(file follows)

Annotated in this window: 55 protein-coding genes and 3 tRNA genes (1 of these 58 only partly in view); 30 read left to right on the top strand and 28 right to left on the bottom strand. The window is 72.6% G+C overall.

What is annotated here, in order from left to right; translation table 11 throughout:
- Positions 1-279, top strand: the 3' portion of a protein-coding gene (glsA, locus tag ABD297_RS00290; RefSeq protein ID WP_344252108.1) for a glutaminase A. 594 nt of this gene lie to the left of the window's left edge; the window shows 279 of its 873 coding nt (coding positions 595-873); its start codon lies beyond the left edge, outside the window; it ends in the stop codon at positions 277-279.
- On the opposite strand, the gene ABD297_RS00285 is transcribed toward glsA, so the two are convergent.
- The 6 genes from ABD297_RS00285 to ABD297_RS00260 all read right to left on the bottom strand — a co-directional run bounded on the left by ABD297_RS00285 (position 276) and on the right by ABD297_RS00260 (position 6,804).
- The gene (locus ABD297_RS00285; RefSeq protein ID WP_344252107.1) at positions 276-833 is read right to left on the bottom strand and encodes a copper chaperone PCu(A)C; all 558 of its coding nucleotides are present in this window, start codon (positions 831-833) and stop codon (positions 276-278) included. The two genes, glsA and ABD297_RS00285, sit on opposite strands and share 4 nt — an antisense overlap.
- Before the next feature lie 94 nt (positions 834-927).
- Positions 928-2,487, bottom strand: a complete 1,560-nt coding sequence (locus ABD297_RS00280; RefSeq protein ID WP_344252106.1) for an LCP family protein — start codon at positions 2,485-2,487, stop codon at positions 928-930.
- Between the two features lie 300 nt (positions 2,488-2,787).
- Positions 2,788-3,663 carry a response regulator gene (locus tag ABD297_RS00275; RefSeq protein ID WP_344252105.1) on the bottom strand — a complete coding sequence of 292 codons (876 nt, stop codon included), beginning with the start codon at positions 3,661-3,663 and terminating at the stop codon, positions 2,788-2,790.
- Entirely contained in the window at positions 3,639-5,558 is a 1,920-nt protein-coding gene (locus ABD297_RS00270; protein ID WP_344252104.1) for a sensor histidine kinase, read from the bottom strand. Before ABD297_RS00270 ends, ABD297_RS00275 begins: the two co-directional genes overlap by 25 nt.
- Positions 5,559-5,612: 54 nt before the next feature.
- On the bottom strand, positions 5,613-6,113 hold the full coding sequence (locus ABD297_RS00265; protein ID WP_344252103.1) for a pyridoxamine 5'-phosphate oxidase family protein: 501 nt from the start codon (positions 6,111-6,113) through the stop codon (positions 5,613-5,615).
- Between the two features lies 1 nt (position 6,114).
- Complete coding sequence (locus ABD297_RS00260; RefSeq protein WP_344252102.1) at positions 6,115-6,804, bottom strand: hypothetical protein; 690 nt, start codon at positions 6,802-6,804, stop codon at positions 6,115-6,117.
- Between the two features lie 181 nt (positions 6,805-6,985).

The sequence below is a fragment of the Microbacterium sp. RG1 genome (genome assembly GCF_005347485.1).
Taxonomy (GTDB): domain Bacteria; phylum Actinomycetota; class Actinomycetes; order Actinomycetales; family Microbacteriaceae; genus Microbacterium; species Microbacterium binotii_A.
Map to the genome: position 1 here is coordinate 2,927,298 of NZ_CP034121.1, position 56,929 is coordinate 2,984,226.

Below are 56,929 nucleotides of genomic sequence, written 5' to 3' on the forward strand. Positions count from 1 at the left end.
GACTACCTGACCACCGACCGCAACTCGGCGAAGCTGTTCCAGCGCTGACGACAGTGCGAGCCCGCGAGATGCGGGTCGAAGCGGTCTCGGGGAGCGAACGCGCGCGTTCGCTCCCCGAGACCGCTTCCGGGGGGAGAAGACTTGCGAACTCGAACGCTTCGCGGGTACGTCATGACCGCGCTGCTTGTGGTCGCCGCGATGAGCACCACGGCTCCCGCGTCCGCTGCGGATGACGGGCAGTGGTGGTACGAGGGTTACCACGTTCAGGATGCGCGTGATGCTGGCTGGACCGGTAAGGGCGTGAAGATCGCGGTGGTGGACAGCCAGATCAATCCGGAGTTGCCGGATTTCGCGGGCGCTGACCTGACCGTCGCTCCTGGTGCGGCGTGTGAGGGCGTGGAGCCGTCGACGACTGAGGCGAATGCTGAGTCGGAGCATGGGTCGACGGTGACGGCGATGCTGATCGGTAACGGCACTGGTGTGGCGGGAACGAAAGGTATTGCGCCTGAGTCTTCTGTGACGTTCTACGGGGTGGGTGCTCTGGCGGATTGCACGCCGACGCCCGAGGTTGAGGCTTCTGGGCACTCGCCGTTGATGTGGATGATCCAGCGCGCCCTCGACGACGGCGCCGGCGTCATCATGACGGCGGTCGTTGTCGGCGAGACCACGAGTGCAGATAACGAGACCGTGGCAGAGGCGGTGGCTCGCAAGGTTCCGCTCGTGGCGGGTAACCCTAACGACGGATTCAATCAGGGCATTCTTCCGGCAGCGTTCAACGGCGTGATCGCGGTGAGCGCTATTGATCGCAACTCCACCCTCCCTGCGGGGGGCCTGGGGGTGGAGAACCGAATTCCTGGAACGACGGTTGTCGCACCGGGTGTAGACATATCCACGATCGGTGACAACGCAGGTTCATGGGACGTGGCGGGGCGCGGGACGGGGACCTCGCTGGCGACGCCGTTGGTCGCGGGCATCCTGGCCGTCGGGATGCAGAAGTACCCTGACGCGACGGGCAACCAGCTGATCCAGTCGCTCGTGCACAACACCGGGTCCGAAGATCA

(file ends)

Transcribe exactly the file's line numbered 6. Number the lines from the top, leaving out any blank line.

- The gene (locus ABD297_RS00285; RefSeq protein ID WP_344252107.1) at positions 276-833 is read right to left on the bottom strand and encodes a copper chaperone PCu(A)C; all 558 of its coding nucleotides are present in this window, start codon (positions 831-833) and stop codon (positions 276-278) included. The two genes, glsA and ABD297_RS00285, sit on opposite strands and share 4 nt — an antisense overlap.